The closer the adjustments are tied to actual energy prices, the more accurate
the adjustment and therefore the more accurate the targeting of the desired
capacity level. Energy rent adjustments in New York (and proposed adjustments
in PJM) are based on generic projections, while New England proposes that the
adjustment be based on actual data for 12 months prior to the monthly auction.

As one digs into the details of these markets, other controversial issues arise.
Adjustments for unit availability and performance are important, and different
approaches can favor different participants. The goal for consumers is to incent
the behavior that provides the greatest reliability at the lowest cost. The
implications for trade between regions must be considered as well. These and
other details matter a great deal. A substantial portion of the total cost of
wholesale energy will be covered, either directly or indirectly, by these capacity
markets.

There are also questions about the effectiveness of demand curvebased capacity
markets in solving reliability problems in small zones. To some uncertain extent,
these designs may help reduce the need for reliability-must-run contracts. The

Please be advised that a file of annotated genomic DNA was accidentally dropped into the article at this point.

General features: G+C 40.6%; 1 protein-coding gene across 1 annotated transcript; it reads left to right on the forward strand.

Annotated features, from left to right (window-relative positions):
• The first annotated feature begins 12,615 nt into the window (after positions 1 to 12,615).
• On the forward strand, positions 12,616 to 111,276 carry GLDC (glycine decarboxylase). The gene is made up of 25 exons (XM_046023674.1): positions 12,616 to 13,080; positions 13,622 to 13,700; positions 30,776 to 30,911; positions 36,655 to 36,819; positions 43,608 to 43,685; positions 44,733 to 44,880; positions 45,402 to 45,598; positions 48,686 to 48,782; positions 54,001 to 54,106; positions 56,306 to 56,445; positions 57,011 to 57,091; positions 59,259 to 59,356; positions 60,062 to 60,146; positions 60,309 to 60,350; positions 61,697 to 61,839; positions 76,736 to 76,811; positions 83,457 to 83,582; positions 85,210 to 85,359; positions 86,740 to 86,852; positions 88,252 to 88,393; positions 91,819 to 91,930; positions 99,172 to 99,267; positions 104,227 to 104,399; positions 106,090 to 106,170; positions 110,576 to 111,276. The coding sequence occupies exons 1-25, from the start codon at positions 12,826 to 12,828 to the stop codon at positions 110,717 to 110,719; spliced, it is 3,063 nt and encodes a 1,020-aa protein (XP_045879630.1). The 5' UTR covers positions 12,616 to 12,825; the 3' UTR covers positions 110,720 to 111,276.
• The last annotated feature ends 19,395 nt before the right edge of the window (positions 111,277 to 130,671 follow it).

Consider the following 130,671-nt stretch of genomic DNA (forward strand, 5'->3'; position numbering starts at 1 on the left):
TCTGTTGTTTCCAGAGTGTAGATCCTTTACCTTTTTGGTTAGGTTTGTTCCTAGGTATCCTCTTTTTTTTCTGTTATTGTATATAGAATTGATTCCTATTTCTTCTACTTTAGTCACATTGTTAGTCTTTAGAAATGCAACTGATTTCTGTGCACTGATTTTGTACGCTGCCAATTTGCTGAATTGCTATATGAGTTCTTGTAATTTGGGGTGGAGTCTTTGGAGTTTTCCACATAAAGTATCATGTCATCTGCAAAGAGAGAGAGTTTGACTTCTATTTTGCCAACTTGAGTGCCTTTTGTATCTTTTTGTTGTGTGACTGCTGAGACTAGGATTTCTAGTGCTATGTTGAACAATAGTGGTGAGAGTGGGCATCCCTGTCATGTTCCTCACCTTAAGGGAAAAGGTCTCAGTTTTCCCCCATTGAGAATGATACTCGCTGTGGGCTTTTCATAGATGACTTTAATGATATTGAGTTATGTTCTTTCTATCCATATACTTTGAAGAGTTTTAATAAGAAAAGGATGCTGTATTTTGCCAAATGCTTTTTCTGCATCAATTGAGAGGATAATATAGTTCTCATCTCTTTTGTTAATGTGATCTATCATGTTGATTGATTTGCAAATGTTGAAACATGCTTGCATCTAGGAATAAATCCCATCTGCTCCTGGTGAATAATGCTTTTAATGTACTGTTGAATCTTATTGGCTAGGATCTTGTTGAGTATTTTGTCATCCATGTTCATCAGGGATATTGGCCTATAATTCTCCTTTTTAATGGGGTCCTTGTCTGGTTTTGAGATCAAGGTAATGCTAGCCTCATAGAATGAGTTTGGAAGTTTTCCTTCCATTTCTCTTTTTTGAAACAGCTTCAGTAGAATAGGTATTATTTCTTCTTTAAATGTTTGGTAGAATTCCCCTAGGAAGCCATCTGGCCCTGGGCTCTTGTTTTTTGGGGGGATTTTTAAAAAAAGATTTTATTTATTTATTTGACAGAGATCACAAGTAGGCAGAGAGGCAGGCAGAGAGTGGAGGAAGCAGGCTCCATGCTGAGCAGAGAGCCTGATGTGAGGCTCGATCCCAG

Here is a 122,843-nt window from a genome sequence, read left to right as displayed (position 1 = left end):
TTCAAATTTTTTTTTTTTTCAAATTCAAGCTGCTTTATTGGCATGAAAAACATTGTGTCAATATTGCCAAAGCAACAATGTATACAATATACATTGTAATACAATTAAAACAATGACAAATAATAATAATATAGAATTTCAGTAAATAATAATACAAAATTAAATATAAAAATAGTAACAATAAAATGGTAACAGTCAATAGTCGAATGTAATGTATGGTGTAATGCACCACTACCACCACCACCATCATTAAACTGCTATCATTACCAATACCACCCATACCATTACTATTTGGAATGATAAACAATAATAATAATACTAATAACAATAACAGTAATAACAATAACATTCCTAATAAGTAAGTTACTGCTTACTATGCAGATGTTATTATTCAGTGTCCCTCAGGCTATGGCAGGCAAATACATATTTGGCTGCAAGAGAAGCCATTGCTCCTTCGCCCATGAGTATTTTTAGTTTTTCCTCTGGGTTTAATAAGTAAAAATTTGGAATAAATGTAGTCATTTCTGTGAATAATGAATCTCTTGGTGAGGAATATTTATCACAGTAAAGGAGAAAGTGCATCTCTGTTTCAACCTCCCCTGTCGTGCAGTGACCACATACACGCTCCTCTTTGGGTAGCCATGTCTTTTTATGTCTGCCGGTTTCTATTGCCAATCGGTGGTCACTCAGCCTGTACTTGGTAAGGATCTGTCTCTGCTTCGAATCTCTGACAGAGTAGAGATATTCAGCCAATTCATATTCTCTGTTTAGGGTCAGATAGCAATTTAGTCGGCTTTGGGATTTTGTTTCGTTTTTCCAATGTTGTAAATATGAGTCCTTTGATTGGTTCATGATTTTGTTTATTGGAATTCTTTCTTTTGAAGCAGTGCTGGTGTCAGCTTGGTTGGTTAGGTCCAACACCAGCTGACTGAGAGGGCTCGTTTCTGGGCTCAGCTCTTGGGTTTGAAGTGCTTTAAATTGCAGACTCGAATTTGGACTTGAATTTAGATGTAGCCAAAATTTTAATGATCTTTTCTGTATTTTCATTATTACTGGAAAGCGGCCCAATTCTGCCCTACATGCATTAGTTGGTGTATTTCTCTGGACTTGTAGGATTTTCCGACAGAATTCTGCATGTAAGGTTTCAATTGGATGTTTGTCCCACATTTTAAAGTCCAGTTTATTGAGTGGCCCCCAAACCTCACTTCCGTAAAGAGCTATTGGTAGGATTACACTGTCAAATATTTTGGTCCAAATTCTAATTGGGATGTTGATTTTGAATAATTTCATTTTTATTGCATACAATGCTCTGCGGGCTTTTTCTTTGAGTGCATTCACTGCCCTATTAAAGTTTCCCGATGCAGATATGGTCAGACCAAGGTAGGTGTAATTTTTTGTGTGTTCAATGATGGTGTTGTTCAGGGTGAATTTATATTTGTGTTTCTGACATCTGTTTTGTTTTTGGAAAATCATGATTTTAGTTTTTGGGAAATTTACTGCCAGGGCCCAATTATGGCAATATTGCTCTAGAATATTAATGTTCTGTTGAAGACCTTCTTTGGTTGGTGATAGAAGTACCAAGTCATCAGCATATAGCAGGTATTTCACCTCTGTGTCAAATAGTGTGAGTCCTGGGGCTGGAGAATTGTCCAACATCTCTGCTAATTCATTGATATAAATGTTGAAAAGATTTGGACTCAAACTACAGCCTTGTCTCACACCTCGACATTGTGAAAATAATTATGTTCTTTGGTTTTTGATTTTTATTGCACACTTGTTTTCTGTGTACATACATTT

tradeoffs are likely to be based on the size of the payments needed to ensure
a competitive solution to local reliability problems. At some point the costs
needed to provide for a fully competitive solution to all circumstances can
be unreasonable, and nonmarket solutions are likely to be part of the market
for some time.

Will it Work?

While economic theory suggests that a properly designed demand curvebased ICAP
market should be superior to past attempts to address reliability issues, unfortunately
there is no guarantee of success and many issues have yet to be resolved. For
example, risk created by the potential for regulators to change the program
in the future will continue to exist. If the regulators do not let the market
respond to the price signals and instead intervene or force a regime change,
confidence could falter. In addition, the demand curve-based capacity markets
may not work as planned. The immense dollars at stake in these programs raises
concerns about unintended consequences and gaming. This concern will not dissipate
until the market has been in operation for enough time to ensure that such behavior
will not occur, or identify and address the behavior as it arises. In any event,
recent FERC actions clearly indicate that the demand curve concept will be tested
in the marketplace.